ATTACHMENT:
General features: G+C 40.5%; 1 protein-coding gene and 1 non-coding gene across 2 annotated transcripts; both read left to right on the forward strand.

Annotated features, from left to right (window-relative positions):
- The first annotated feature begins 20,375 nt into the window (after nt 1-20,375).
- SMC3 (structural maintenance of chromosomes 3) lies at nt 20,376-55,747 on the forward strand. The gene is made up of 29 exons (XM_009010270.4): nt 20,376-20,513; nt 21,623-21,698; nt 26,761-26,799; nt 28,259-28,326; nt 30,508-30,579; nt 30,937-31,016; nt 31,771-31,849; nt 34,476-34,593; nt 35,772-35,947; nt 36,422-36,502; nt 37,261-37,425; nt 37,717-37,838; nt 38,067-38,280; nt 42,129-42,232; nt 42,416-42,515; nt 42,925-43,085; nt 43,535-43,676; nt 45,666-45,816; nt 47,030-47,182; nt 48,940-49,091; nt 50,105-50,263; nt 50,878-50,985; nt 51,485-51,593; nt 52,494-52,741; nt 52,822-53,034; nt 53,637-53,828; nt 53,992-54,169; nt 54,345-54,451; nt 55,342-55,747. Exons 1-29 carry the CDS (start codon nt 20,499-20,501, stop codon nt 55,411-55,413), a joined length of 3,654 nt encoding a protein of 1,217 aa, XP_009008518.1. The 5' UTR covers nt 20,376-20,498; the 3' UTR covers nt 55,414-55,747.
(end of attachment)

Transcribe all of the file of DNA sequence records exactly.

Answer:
General features: G+C 40.5%; 1 protein-coding gene and 1 non-coding gene across 2 annotated transcripts; both read left to right on the forward strand.

Annotated features, from left to right (window-relative positions):
- The first annotated feature begins 20,375 nt into the window (after nt 1-20,375).
- SMC3 (structural maintenance of chromosomes 3) lies at nt 20,376-55,747 on the forward strand. The gene is made up of 29 exons (XM_009010270.4): nt 20,376-20,513; nt 21,623-21,698; nt 26,761-26,799; nt 28,259-28,326; nt 30,508-30,579; nt 30,937-31,016; nt 31,771-31,849; nt 34,476-34,593; nt 35,772-35,947; nt 36,422-36,502; nt 37,261-37,425; nt 37,717-37,838; nt 38,067-38,280; nt 42,129-42,232; nt 42,416-42,515; nt 42,925-43,085; nt 43,535-43,676; nt 45,666-45,816; nt 47,030-47,182; nt 48,940-49,091; nt 50,105-50,263; nt 50,878-50,985; nt 51,485-51,593; nt 52,494-52,741; nt 52,822-53,034; nt 53,637-53,828; nt 53,992-54,169; nt 54,345-54,451; nt 55,342-55,747. Exons 1-29 carry the CDS (start codon nt 20,499-20,501, stop codon nt 55,411-55,413), a joined length of 3,654 nt encoding a protein of 1,217 aa, XP_009008518.1. The 5' UTR covers nt 20,376-20,498; the 3' UTR covers nt 55,414-55,747.